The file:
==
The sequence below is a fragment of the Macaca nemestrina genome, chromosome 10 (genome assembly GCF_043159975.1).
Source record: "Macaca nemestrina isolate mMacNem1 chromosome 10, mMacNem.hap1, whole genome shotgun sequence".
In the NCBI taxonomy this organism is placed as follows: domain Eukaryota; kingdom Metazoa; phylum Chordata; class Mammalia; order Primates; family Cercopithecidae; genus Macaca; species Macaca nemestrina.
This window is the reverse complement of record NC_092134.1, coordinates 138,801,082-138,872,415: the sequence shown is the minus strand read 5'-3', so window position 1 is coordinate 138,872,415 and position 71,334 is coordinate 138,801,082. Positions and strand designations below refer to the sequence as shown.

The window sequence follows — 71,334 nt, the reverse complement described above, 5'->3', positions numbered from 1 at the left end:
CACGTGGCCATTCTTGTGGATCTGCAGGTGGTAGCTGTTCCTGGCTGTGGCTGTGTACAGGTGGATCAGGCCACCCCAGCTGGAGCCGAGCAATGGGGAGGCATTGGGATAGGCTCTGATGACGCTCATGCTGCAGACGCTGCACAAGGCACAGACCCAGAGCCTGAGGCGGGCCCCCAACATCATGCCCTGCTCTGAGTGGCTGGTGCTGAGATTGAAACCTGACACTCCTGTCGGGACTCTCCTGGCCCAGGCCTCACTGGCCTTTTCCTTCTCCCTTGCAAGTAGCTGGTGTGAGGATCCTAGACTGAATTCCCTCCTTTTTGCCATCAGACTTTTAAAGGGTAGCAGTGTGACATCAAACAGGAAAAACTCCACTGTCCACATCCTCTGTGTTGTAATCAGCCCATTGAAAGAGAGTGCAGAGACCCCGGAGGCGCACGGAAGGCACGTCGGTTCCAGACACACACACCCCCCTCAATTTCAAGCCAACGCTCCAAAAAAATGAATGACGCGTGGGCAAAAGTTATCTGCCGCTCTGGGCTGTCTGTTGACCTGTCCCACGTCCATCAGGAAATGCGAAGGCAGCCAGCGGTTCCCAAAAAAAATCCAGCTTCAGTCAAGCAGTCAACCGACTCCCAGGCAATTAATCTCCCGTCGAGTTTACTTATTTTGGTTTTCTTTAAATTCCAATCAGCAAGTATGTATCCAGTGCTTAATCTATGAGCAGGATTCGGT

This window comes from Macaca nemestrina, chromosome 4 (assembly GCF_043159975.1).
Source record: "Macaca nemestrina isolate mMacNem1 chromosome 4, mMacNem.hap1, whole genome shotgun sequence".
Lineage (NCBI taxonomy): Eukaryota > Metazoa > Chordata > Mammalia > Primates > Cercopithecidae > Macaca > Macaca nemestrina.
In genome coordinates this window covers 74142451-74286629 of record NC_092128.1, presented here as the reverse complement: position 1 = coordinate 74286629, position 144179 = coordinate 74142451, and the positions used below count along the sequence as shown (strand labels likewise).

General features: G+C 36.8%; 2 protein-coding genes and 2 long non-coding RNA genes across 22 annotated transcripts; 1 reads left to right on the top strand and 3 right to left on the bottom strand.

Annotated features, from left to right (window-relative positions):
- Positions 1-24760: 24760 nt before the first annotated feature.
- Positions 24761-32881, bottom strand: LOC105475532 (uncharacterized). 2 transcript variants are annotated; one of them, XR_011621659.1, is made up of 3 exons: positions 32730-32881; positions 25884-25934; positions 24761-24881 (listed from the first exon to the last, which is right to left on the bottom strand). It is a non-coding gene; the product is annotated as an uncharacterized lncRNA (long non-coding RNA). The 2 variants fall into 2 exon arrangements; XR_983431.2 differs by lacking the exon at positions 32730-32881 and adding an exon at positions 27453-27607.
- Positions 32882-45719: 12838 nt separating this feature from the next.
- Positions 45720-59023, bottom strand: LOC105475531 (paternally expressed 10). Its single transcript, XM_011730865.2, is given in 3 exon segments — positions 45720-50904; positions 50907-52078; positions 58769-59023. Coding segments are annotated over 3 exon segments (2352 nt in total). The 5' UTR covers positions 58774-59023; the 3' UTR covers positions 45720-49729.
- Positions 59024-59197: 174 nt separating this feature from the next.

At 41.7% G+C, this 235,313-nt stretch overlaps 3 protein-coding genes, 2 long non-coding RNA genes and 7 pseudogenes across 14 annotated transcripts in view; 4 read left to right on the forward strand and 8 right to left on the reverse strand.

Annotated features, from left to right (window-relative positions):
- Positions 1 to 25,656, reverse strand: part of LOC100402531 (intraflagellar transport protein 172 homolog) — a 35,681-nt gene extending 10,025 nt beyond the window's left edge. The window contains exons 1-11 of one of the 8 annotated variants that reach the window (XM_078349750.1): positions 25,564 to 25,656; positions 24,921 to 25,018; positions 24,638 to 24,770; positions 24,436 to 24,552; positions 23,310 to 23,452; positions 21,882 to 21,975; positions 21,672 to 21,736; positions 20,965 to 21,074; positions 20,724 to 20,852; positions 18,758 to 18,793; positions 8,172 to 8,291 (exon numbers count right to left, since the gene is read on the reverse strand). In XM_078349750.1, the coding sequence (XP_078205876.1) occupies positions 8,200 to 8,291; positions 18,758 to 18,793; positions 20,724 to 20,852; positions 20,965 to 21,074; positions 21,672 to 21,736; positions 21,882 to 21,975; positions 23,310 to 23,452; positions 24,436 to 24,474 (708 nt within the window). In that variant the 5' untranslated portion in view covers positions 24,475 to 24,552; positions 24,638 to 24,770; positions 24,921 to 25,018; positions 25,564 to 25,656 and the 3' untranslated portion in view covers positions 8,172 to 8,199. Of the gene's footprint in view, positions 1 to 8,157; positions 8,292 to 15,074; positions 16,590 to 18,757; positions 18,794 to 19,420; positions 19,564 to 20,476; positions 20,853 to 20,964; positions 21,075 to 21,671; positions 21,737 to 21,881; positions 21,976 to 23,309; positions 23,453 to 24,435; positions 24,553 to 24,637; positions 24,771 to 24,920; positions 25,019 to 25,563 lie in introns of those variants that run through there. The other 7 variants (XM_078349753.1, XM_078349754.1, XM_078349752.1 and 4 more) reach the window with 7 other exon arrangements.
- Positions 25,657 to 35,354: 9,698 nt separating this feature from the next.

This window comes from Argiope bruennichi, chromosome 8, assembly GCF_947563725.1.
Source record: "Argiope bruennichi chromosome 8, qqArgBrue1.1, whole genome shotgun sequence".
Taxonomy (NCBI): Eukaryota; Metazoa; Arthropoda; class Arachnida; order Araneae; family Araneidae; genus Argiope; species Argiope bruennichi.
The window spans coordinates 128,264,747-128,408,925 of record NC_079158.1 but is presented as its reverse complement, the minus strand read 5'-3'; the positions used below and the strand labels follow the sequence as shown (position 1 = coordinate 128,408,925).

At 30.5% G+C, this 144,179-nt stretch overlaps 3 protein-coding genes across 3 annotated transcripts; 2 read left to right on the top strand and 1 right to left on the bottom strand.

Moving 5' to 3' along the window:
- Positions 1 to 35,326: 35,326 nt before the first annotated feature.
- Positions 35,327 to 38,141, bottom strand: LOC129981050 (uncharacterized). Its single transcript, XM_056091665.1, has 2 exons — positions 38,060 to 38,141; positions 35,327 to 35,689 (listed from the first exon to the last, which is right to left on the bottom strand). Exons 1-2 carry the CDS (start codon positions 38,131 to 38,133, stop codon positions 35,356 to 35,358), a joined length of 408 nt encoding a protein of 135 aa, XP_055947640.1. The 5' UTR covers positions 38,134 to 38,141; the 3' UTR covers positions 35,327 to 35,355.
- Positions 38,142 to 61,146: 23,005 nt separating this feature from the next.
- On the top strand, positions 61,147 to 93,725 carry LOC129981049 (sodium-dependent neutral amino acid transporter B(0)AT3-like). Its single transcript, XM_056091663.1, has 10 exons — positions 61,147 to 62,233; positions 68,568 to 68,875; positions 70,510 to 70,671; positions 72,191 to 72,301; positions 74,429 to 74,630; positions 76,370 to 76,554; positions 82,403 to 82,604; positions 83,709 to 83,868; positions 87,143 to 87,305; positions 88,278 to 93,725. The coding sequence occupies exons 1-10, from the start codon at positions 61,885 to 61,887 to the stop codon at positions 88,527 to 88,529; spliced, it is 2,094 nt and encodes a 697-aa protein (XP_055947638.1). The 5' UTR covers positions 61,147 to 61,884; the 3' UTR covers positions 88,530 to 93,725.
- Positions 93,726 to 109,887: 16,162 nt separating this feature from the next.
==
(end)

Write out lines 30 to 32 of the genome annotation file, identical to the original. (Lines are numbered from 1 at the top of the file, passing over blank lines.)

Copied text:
- Positions 38,142 to 61,146: 23,005 nt separating this feature from the next.
- On the top strand, positions 61,147 to 93,725 carry LOC129981049 (sodium-dependent neutral amino acid transporter B(0)AT3-like). Its single transcript, XM_056091663.1, has 10 exons — positions 61,147 to 62,233; positions 68,568 to 68,875; positions 70,510 to 70,671; positions 72,191 to 72,301; positions 74,429 to 74,630; positions 76,370 to 76,554; positions 82,403 to 82,604; positions 83,709 to 83,868; positions 87,143 to 87,305; positions 88,278 to 93,725. The coding sequence occupies exons 1-10, from the start codon at positions 61,885 to 61,887 to the stop codon at positions 88,527 to 88,529; spliced, it is 2,094 nt and encodes a 697-aa protein (XP_055947638.1). The 5' UTR covers positions 61,147 to 61,884; the 3' UTR covers positions 88,530 to 93,725.
- Positions 93,726 to 109,887: 16,162 nt separating this feature from the next.